HOW CARBON DIOXIDE (CO2) CAN KEEP YOUR PLANTS GROWING!
Carbon, Hydrogen and Oxygen make up about 90% of the dry matter in a plant. CO2 (Carbon Dioxide) in the air supplies all of the Carbon in the plant. Like animals, plants breathe in Oxygen and breathe out Carbon Dioxide all the time. The plant needs Carbon Dioxide during the hours of daylight and uses this to produce sugars. During the hours of darkness it will breathe out Carbon Dioxide, which is a waste product.
The plant uses light and Carbon Dioxide for photosynthesis. The more light there is available the greater the plantís requirement for Carbon Dioxide, It has been found that it takes about 10 photons, (quantum units of light) during photosynthesis, to create enough energy to split one Carbon Dioxide molecule into its basic components of Carbon and Oxygen and form a sugar.
Because there are trillions of photons hitting the plantís leaves, sufficient Carbon Dioxide is needed to convert their energy into sugars. If enough CO2 is not available, then the unused photons will bounce off the plantís leaves and be lost. So the more light the plant is given the more Carbon Dioxide it will need to produce its maximum yield of sugars from photosynthesis.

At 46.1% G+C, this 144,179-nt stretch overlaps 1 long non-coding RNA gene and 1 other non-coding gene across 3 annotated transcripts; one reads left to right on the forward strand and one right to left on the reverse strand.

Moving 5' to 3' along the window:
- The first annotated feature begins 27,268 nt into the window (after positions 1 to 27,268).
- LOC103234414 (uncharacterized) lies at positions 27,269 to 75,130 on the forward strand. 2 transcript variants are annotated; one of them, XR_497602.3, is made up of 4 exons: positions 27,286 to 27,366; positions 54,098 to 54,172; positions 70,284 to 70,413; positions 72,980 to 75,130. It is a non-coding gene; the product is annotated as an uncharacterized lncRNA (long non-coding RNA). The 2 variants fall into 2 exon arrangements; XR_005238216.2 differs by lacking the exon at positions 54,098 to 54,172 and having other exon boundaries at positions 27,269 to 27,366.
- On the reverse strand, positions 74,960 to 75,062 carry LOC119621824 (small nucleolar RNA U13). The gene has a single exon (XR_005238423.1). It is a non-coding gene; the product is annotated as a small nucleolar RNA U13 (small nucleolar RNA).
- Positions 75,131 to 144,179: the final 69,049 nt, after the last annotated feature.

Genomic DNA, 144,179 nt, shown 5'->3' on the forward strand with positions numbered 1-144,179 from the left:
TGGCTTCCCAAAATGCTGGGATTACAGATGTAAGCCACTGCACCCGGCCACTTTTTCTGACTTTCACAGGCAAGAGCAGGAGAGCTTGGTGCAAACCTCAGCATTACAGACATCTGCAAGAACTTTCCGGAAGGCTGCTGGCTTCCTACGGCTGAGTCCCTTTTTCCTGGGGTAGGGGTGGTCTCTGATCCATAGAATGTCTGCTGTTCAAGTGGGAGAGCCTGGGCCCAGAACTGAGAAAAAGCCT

Plants absorb different spectrums of light in differing amounts. This light is affected in different ways by a range of factors, such as distance and percentage of reflection etc. Because any unusable light is wasted, the calculation of how much useable light the plant is getting is quite complicated. It can be measured using a special PAR meter for CO2. (PAR = Photosynthetically Active Radiation) which takes into account the lumen level of the light striking the leaves and discounts the unusable fractions of the available light.
Plants outside, in full sunlight, will get about 5000 lumens per square foot. This means that the plant could process about 2000 ppm of CO2. It is unfortunate, but the Carbon Dioxide levels outside are nowhere near this level.
Indoors, using a light level of 3000 lumens, the plant will need approximately 1500 ppm of CO2. If the light level was at 1000 lumens this would drop to around 300 ppm CO2 (city air is about 400 ppm) which is within the normal range. The lower the concentration of Carbon Dioxide the more the air has to be moved across the plantís leaves in order for it to get sufficient exchange.
It is known that if the plant has enough CO2 and enough light it will perform to its optimum, so if we increase the light levels and up the CO2 available then we can expect a good increase in growth and subsequent yield.
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